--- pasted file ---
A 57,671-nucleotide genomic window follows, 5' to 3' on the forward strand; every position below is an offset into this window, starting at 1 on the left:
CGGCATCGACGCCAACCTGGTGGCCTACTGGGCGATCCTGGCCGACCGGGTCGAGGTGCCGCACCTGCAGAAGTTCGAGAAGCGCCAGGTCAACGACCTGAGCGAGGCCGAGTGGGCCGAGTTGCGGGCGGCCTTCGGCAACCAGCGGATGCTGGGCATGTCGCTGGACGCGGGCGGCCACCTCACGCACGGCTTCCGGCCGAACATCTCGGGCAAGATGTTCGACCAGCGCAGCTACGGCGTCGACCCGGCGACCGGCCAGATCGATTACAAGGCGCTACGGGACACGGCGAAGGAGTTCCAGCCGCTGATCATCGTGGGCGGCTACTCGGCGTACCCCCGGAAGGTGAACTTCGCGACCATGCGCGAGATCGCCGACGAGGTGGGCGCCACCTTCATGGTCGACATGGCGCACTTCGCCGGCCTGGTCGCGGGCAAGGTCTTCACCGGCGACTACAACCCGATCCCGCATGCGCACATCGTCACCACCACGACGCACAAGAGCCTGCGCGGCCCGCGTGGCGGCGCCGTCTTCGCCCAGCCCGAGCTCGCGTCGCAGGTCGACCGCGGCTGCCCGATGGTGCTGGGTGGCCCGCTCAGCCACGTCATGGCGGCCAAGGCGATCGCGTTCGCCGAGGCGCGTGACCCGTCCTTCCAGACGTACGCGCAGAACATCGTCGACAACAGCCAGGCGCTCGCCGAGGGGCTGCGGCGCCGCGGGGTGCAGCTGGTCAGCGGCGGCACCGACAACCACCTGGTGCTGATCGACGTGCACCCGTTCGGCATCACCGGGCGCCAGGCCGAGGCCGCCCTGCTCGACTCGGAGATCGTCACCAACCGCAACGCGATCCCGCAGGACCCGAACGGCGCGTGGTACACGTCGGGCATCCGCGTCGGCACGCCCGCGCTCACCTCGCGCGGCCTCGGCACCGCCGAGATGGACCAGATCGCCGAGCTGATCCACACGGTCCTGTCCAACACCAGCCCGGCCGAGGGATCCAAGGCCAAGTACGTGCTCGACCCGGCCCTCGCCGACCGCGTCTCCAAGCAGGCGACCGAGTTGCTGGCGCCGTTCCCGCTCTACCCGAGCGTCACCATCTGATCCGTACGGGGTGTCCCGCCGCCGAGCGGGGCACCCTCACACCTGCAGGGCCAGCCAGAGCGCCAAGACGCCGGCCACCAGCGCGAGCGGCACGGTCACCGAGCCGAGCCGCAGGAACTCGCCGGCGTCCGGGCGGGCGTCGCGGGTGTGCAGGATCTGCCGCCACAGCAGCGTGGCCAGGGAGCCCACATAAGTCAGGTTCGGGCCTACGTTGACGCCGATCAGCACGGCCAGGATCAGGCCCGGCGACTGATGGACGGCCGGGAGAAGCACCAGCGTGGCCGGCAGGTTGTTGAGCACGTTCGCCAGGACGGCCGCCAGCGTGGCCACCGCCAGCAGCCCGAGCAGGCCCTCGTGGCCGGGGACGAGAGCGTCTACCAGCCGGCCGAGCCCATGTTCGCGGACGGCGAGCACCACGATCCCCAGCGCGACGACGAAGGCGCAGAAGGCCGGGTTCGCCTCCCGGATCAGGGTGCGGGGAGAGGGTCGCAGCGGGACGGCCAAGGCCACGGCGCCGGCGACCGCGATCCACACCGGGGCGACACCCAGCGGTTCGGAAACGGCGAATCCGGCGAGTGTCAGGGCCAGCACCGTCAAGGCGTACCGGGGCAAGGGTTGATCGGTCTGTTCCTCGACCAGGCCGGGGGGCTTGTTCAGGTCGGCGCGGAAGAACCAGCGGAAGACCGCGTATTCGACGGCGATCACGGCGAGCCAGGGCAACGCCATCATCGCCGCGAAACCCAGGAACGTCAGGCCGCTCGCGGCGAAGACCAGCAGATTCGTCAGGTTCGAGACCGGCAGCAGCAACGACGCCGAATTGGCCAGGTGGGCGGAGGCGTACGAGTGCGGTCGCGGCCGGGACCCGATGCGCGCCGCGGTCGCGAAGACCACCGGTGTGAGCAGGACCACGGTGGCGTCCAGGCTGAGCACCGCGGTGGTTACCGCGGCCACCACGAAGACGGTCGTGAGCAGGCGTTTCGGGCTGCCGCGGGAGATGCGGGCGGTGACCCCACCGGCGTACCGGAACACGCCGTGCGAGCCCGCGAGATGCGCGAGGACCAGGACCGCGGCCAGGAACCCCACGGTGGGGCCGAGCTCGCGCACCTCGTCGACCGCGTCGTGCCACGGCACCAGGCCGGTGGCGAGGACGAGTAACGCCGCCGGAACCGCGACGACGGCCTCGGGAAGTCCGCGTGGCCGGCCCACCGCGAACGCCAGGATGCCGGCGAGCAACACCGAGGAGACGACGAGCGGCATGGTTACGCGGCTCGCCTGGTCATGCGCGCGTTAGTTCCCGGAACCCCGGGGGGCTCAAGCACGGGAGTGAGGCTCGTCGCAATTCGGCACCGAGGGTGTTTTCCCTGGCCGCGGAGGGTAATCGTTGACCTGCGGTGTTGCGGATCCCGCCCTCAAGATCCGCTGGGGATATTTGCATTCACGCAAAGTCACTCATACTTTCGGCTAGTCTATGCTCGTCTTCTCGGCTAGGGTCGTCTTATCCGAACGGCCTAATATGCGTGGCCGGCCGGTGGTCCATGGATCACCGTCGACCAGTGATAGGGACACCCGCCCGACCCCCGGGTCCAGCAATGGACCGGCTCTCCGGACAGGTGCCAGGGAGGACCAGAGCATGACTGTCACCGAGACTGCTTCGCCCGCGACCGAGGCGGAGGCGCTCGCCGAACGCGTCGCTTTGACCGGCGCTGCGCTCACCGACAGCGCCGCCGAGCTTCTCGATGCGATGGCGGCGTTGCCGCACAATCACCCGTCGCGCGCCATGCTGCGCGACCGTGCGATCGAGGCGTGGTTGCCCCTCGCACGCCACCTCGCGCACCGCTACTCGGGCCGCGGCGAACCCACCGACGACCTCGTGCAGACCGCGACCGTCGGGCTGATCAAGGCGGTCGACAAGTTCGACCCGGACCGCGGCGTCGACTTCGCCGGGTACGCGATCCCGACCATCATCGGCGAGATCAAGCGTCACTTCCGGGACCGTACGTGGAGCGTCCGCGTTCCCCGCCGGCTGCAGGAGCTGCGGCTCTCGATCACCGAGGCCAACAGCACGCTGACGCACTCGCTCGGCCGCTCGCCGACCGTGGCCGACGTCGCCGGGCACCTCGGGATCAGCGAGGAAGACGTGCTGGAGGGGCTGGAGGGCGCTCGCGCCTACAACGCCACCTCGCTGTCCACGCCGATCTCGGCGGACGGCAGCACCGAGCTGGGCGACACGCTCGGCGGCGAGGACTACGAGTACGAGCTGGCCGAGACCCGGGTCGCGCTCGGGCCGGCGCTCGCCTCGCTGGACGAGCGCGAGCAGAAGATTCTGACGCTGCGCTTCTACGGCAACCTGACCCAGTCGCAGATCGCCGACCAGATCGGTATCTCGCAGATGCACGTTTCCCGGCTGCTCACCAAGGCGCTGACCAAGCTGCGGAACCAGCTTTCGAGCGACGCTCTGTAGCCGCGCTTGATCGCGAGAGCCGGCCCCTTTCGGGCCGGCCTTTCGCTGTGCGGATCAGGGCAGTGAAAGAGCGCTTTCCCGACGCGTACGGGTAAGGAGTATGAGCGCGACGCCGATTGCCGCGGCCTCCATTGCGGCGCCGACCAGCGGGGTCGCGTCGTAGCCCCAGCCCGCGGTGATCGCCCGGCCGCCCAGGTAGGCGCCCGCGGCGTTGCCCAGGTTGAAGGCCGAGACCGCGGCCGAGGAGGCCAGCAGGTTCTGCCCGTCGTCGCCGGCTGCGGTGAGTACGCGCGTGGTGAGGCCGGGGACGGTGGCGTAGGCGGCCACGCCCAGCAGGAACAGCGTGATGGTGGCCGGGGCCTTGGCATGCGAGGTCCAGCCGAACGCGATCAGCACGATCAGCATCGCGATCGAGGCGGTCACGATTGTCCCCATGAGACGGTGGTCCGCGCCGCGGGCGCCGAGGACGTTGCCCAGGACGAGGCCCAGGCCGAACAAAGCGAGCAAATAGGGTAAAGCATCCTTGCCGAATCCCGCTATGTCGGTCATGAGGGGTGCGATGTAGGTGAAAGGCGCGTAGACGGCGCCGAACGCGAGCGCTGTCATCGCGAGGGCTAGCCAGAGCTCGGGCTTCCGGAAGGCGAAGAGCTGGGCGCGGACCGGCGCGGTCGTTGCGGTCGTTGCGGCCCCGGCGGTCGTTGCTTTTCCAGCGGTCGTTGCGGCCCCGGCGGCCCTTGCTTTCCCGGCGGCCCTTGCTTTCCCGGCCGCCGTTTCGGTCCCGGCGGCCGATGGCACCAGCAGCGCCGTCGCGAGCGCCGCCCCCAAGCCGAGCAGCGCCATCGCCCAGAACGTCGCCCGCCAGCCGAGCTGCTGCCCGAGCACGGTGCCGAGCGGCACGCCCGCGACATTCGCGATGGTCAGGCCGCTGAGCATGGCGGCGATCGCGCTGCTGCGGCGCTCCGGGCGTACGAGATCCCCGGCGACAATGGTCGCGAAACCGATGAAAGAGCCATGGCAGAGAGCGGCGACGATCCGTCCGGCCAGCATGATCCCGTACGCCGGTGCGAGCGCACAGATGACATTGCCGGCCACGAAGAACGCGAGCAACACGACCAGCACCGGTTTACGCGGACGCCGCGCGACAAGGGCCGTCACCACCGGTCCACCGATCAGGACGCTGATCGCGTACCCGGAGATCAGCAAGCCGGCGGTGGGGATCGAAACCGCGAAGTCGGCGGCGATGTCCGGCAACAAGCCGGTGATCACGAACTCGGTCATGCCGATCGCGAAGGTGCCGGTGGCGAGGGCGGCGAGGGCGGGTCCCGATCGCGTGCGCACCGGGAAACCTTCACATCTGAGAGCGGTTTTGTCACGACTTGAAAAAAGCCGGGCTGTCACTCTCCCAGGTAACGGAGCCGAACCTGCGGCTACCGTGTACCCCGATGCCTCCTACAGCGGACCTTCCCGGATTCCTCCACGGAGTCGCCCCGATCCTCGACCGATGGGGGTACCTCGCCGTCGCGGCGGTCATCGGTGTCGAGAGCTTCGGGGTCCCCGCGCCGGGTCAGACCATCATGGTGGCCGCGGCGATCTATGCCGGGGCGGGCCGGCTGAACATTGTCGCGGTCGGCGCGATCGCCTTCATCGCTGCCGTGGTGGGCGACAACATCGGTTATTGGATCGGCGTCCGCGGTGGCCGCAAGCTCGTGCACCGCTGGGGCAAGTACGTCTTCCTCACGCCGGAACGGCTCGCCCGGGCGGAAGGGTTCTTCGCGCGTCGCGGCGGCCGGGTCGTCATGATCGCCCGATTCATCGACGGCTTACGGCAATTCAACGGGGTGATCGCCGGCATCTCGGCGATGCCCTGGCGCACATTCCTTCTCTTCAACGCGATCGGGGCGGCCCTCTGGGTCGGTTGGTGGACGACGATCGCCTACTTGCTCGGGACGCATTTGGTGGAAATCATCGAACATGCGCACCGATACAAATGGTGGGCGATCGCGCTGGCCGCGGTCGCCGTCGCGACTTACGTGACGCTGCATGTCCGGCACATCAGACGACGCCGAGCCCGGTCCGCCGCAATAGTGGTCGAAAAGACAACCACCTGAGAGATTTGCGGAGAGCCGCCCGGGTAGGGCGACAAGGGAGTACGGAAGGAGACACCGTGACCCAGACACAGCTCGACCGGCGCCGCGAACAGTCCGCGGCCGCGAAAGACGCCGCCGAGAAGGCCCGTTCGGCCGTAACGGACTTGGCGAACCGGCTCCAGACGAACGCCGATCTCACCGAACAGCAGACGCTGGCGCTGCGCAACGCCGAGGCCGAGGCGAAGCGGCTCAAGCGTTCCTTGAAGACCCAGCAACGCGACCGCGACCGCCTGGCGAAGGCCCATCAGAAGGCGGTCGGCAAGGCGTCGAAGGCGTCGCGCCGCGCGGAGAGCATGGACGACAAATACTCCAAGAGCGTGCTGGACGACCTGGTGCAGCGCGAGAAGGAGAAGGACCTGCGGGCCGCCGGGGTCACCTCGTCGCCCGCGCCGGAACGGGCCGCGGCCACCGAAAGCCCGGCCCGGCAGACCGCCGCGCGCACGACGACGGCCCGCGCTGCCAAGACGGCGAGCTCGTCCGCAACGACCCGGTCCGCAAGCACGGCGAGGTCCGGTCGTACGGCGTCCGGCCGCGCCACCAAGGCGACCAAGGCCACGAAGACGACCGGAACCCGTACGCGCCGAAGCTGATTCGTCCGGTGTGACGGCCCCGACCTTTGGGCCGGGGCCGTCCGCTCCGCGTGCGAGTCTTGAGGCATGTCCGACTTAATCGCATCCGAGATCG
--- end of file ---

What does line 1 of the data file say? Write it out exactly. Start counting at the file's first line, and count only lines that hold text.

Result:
A 57,671-nucleotide genomic window follows, 5' to 3' on the forward strand; every position below is an offset into this window, starting at 1 on the left: